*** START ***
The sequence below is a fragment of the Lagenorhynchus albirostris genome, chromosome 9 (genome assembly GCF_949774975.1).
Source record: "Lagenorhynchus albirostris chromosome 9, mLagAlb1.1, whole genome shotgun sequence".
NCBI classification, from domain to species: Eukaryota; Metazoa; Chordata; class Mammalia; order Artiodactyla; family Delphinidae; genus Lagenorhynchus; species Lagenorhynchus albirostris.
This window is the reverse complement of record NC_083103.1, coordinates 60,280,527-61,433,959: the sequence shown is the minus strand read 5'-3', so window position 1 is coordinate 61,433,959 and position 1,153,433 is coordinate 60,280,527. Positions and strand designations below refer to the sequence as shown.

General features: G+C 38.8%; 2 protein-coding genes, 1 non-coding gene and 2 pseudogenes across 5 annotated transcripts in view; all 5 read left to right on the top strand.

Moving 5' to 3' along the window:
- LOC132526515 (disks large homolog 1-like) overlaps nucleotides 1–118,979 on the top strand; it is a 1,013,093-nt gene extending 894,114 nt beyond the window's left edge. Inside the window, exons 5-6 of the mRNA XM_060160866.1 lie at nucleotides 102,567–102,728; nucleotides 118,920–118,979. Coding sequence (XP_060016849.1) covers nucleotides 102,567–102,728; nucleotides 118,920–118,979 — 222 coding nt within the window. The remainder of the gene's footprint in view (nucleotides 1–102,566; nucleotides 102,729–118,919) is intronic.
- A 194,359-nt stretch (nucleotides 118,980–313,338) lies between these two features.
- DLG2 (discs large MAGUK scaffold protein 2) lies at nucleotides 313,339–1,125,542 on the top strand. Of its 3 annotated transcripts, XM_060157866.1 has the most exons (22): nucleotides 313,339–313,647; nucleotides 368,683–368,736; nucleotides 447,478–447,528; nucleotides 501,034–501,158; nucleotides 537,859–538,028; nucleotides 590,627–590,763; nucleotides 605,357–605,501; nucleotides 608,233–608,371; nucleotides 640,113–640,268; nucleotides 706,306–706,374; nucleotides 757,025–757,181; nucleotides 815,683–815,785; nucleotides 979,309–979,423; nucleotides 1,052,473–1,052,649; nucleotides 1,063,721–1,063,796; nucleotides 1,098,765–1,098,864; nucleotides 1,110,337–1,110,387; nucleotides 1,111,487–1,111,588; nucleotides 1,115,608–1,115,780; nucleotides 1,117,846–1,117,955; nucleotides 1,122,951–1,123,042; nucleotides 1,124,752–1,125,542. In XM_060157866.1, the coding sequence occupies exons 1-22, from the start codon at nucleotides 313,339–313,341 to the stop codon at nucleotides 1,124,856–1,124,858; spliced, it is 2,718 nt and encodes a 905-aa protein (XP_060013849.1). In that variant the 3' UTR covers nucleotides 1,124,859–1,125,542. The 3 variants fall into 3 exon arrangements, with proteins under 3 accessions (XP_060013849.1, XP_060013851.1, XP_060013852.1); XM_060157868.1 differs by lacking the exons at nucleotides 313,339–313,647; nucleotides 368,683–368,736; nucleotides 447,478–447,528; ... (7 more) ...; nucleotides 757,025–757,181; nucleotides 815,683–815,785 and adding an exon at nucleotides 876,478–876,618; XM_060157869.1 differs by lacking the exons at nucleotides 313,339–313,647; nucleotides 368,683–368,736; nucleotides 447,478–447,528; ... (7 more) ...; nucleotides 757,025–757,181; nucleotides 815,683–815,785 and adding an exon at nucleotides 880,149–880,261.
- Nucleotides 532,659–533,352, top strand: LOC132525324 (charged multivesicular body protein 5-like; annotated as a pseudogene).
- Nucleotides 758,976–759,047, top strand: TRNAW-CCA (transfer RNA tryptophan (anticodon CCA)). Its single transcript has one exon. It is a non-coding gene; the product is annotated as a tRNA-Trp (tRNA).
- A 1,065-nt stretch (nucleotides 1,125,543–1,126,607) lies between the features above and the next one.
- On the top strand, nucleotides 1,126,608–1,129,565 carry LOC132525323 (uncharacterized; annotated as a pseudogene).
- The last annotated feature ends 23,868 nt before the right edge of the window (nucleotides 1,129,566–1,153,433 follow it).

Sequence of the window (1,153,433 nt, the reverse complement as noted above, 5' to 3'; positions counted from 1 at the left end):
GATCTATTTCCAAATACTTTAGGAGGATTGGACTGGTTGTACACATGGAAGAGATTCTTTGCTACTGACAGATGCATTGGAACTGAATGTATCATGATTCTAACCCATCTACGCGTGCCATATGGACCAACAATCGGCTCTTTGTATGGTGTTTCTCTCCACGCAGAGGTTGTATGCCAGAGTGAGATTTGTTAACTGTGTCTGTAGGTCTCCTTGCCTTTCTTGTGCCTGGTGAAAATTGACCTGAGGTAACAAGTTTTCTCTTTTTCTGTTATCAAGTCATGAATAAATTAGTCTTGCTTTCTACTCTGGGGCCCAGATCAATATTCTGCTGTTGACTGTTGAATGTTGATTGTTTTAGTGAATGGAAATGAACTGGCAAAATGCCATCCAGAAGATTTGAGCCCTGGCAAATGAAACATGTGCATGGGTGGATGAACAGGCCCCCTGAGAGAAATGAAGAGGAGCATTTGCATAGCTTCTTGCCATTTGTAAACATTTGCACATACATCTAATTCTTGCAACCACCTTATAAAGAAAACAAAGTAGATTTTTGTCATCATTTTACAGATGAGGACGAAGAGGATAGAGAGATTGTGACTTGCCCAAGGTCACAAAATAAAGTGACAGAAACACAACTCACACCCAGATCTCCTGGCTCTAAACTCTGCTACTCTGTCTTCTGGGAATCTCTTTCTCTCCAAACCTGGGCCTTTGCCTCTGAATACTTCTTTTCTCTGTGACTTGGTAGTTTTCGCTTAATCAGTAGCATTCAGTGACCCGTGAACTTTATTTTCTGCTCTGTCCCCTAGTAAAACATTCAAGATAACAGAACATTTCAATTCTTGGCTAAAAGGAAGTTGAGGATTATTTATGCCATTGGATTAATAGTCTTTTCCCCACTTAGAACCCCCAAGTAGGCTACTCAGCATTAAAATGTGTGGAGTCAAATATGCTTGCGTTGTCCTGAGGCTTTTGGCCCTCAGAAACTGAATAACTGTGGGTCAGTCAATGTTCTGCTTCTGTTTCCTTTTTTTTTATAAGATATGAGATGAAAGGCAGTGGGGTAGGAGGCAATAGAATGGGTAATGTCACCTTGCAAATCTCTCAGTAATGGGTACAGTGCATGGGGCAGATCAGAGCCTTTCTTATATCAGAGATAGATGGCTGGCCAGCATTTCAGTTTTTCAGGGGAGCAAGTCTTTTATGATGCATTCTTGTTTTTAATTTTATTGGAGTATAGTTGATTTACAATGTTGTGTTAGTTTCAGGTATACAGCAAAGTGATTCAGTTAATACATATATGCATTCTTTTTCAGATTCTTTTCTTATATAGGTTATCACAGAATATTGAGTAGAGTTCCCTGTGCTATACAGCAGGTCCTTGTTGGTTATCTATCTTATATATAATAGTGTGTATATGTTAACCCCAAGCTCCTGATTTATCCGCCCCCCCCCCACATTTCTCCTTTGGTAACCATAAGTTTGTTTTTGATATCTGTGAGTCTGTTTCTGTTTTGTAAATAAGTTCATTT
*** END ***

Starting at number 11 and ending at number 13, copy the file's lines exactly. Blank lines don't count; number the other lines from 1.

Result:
- Nucleotides 758,976–759,047, top strand: TRNAW-CCA (transfer RNA tryptophan (anticodon CCA)). Its single transcript has one exon. It is a non-coding gene; the product is annotated as a tRNA-Trp (tRNA).
- A 1,065-nt stretch (nucleotides 1,125,543–1,126,607) lies between the features above and the next one.
- On the top strand, nucleotides 1,126,608–1,129,565 carry LOC132525323 (uncharacterized; annotated as a pseudogene).